The objective is to provide you with ideas - so if it's just a ballpark idea. Also keep in mind that they're going to tend to give you aspirational results because that's how society is geared - they're going to advise you toward more prestigious positions that require more study. You might need to do extra research on careers in that area that don't require further study. But use the results as a guide.

The main issue here seems to be the unrelated work stress and I recommending seeing someone about that so that is doesn't continue to dominate your life. I think then you'll be in a better position to look at your career intentions.
posted by heyjude at 3:25 PM on March 30


Why does the last piece of homework make you feel that the previous sessions and homework were for nothing, and only the test results matter?
posted by bunderful at 3:25 PM on March 30


I'm throwing the word charlatan around because I feel like all the career counselor did was have me take the MBTI and tell me what I already know: that I have an analytical mind and that I like science and computers. There was nothing to actually help get from point A to point B. Nor even anything related to helping me decide what point B is. Instead I was given a list of unrealistic, broad career fields and told to pick one.
posted by prunes at 3:25 PM on March 30 [4 favorites]


That last piece of homework seems to address the concerns you listed in your follow-up -- you were asked, after doing the foundational work with the counselor, to summarize your skills, your goals, and your values, and to generate a list of careers you might be interested in, then to pick one of your self-generated careers and evaluate what skills or training or confidence you would need to pursue it, then to create a plan to work toward it.

I think maybe you're reading the homework as asking you to choose from the list of careers generated by the MBTI, rather than asking you come up with your own list. That doesn't seem to be the case -- to me, it looks like it's specifically asking you what fields you're interested in, after exploring some possibilities with the counselor, but is not limited to fields suggested by any other person or test.
posted by jaguar at 4:25 PM on March 30 [1 favorite]


Hey there. IAAUCC, but NYCC. (I am a university career counselor, but not your career counselor).

My generous interpretation is that your working relationship with the counselor is 'bad fit', because what the counselor is offering and the way he offered it doesn't entirely mesh to your needs. Briefly: are sort of offering to walk you through a career counseling overview, which isn't helpful because you sound like need a very specific thing unpacked for you: Specifically, it sounds like you need someone to teach you how to identify and explore what career options are available to someone with your skills and interests.

The longer answer is this:

I wrote about choosing a career counselor/coach in a previous post. Basically, I think career counseling breaks down into four stages:
1. Self Exploration: What are my values, what is meaningful to me? What am I good at?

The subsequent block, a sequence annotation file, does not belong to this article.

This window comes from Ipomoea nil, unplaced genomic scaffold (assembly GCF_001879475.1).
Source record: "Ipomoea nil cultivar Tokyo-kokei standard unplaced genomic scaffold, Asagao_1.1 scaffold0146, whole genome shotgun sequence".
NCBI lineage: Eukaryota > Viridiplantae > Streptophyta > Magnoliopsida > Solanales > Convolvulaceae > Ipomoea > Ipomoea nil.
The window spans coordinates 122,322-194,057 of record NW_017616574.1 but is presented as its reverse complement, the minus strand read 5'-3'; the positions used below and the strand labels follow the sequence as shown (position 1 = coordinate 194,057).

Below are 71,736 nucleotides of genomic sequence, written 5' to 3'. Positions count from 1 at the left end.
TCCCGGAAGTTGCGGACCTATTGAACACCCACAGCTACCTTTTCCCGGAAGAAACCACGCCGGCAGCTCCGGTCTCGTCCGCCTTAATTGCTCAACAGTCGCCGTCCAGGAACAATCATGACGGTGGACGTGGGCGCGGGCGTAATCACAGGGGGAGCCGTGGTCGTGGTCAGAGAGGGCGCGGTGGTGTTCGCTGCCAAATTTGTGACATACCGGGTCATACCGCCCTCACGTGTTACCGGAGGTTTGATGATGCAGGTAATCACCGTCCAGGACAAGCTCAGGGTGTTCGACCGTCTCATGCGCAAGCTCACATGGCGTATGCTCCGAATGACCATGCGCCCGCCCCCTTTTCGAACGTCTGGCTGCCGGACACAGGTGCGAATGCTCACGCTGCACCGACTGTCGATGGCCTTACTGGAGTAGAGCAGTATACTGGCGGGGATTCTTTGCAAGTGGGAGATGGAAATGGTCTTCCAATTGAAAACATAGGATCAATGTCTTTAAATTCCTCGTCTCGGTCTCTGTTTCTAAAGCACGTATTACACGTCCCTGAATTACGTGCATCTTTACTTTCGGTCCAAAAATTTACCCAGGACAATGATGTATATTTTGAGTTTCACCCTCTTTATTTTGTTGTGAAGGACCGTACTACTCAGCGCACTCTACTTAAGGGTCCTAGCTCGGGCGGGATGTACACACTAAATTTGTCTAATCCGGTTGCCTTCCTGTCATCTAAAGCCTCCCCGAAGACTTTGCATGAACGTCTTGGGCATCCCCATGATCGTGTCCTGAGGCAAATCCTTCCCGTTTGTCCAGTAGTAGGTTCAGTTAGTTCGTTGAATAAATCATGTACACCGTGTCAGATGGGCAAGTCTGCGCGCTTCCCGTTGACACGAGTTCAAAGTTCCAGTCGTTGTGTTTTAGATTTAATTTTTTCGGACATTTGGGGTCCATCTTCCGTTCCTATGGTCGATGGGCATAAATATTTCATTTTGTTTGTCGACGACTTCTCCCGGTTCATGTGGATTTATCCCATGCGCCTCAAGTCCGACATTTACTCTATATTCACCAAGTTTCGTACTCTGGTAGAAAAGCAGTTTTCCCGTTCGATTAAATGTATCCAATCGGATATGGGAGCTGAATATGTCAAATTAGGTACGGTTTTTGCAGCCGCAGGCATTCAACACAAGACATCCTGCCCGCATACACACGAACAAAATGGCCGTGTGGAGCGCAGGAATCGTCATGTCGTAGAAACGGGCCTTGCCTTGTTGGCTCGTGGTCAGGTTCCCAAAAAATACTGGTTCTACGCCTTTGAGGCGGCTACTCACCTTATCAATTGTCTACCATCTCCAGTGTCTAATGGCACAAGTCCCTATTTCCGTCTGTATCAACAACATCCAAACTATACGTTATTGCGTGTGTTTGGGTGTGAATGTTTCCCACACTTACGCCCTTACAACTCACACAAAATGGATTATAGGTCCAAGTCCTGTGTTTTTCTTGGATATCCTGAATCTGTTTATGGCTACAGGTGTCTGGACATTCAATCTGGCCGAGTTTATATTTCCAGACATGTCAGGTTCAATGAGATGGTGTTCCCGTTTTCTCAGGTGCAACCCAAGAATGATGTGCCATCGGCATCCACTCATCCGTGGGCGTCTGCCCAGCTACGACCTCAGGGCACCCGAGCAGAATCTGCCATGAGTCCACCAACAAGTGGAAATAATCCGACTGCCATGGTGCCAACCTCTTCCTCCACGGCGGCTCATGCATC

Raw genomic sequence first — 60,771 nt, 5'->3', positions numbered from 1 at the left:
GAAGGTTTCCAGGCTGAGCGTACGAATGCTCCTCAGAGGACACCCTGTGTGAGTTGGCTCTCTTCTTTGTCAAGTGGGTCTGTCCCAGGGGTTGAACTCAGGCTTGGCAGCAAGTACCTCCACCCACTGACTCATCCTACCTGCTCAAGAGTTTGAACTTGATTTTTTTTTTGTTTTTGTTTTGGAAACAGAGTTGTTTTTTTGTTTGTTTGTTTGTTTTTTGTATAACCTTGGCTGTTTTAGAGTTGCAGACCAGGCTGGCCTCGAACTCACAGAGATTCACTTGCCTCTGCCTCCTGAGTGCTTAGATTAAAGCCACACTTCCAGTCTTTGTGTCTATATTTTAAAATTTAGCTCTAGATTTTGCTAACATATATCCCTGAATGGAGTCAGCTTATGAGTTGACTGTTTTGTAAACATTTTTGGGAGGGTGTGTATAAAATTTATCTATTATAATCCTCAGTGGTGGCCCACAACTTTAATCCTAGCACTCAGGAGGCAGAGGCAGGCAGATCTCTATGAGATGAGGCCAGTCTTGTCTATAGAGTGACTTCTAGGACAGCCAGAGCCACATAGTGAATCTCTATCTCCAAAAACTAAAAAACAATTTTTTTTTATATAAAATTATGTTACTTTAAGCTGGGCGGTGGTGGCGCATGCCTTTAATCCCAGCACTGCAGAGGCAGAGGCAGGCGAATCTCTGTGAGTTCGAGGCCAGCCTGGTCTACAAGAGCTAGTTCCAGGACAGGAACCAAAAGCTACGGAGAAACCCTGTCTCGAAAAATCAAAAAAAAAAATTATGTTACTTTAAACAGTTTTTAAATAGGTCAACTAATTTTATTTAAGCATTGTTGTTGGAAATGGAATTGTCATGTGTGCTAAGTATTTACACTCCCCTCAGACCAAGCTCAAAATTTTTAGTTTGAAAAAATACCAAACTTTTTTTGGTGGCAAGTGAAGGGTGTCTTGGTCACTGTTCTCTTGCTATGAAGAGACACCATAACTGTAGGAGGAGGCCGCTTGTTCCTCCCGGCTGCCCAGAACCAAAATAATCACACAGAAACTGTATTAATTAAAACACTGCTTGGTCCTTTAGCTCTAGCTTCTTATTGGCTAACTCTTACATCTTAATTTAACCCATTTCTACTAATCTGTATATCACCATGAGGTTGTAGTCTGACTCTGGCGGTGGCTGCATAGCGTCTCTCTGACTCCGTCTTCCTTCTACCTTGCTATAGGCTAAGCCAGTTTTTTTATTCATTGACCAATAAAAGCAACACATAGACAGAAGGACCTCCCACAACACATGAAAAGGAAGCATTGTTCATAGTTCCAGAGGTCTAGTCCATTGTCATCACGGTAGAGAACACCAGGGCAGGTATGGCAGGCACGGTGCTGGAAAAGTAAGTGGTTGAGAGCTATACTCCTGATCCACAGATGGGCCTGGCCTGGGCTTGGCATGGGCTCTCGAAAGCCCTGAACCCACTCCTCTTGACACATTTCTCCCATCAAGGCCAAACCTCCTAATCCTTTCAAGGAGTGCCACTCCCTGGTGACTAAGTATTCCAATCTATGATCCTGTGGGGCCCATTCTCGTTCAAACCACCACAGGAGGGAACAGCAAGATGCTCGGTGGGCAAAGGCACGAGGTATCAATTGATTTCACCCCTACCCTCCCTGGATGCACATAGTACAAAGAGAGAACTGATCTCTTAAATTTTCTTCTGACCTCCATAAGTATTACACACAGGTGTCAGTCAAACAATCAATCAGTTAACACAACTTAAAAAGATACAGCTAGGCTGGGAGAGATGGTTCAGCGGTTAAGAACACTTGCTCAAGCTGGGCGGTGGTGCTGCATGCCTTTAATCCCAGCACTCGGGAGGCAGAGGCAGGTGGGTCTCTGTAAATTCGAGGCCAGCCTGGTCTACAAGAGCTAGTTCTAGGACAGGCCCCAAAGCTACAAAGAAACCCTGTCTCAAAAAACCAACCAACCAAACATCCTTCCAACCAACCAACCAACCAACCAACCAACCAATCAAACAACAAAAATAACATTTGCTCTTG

2. Career Exploration: What are career paths where I experience those things I value/am good at?
3. Job Search Strategies: How to I present myself as a strong candidate for those positions?
4. Professional Skills: I got that job, now how do I establish myself in my new job and succeed?

It sounds like your career counselor was trying to get you through the first three stages in four hours worth of counseling, which is ambitious. It sounds like what would have helped you is not a myers briggs, because the issue wasn't self exploration for you (it sounds like you know what is meaningful to you and what you are good at). It sounds like you would have preferred your counselor drill down on stage 2: Career Exploration.

In fact, in your case, I could see four appointments just exploring and discussing the information and skill development involved in Career Exploration, which covers things like - how do I identify 5-10 job titles that are a fit with my interests? Specific job titles, not overall career paths. A job title is something like a "QA compliance specialist at Merck" (I'm assuming you have a BA/BA in something science related, and that is a position that usually requires a BA/BS or MS). A career path, which the MBTI is more known for, is something like 'engineer' or scientist' - it's a little general.

It sound you would have also appreciated understanding questions like: What does it mean to 'explore a career option'? How can I use linkedin to find opportunities? Professional associations? What does it mean to use 'my network'? What is an informational interview and how can I use it to get valuable information? What's the etiquette to approach people? What does the correspondence look like? How do I use the information I glean from those conversations? And after all that when I identify potential jobs, what exactly does it mean to 'research' them to assess that they are a good fit based on my values? What happens if there are 2-4 different possible paths that seem interesting? How to I choose? Ultimately, what criteria should I use to assess that I have successfully explored and identified career options that are a good fit for me?